By macleans.ca - Friday, December 7, 2012 - 0 Comments
Plus, find out who takes the safest title away from Caledon, Ont.
For the third year in a row, Prince George, B.C., leads Maclean’s annual crime ranking. Still, the news is not all bad for that city–its crime score was down from last year, when it was 114 per cent above the national average. As well, Canada’s national crime score is more than 25 per cent lower than it was a decade ago. On the flip side, Caledon, Ont., lost its crown as the safest city, a title held since the rankings began in 2008. Two murders within the area patrolled by its police force put its homicide rate 73 per cent above the national average. Nearby Wellington County took the safest title.
The rankings are based on analysis of Statistics Canada’s Crime Severity Index for the nation’s 100 largest cities and regions, along with municipal crime data for six offences: homicide, sexual assault, aggravated assault, robbery, breaking and entering, and auto theft. (The data, from 2011, is the most current comparable data on a cross-country scale. (Have a look at the full crime rankings, methodology and interactive tools here.)
By Nicholas Köhler with Patricia Treble - Thursday, October 14, 2010 at 3:30 PM - 54 Comments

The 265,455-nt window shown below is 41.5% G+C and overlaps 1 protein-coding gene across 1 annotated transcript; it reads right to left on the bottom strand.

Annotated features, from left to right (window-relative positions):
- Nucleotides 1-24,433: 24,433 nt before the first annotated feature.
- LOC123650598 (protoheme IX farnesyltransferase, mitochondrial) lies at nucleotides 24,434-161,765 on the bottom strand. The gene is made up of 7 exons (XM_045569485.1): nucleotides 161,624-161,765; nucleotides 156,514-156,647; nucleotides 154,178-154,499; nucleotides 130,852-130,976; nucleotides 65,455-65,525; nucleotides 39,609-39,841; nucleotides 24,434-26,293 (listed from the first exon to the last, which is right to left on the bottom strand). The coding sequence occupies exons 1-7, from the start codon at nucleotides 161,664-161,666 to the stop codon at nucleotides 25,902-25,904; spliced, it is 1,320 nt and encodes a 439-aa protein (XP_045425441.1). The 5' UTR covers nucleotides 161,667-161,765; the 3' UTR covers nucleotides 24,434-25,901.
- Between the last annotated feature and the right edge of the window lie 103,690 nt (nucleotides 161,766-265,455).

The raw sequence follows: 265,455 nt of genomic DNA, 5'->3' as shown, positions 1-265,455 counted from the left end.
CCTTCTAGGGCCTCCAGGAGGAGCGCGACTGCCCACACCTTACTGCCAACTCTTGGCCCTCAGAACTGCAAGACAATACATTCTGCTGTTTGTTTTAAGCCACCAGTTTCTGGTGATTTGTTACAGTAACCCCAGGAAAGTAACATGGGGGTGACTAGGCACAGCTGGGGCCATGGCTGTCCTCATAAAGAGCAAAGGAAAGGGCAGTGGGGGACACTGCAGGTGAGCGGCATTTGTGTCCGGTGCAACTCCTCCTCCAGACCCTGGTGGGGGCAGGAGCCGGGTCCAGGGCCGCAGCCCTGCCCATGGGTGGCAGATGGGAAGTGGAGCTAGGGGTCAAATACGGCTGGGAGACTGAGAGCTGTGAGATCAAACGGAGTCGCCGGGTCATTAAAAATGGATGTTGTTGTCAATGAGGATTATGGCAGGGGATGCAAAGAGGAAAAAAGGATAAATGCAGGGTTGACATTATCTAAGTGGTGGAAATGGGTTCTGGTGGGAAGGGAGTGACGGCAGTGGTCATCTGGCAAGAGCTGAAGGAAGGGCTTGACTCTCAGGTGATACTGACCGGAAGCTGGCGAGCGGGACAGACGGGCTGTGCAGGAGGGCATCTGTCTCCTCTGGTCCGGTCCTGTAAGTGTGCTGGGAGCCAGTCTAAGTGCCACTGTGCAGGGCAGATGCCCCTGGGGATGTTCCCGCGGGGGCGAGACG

Why do Canada’s most populous provinces—Quebec and Ontario—boast so many of its safest cities?
Of the largest 100 cities or regions in Canada, the 10 safest are in Quebec and Ontario, Canada’s two most populous provinces. The Ontario city with the highest crime score is Belleville, population 51,000 and ranked 15th worst (cities in B.C., Alberta, Saskatchewan and Manitoba flesh out all the positions above it). The first Quebec city to show up is Montreal, ranked 24th, despite the fact it’s the third biggest city in Canada. Toronto is a sleepy 57th, while Peel, York and Halton regions—Toronto’s populous, sprawling suburban ring—have among the lowest crime scores in the country. So what gives?
Criminologists are divided on the question of why Central Canada sees the least amount of crime—and in particular violent crime—and why police-reported crime rates climb as you head west. One popular theory focuses on where crimes are more likely to be reported—for example, that western Canadians “have a tendency to be more law-and-order, and so therefore report more crimes,” as Mount Royal University criminologist Doug King puts it.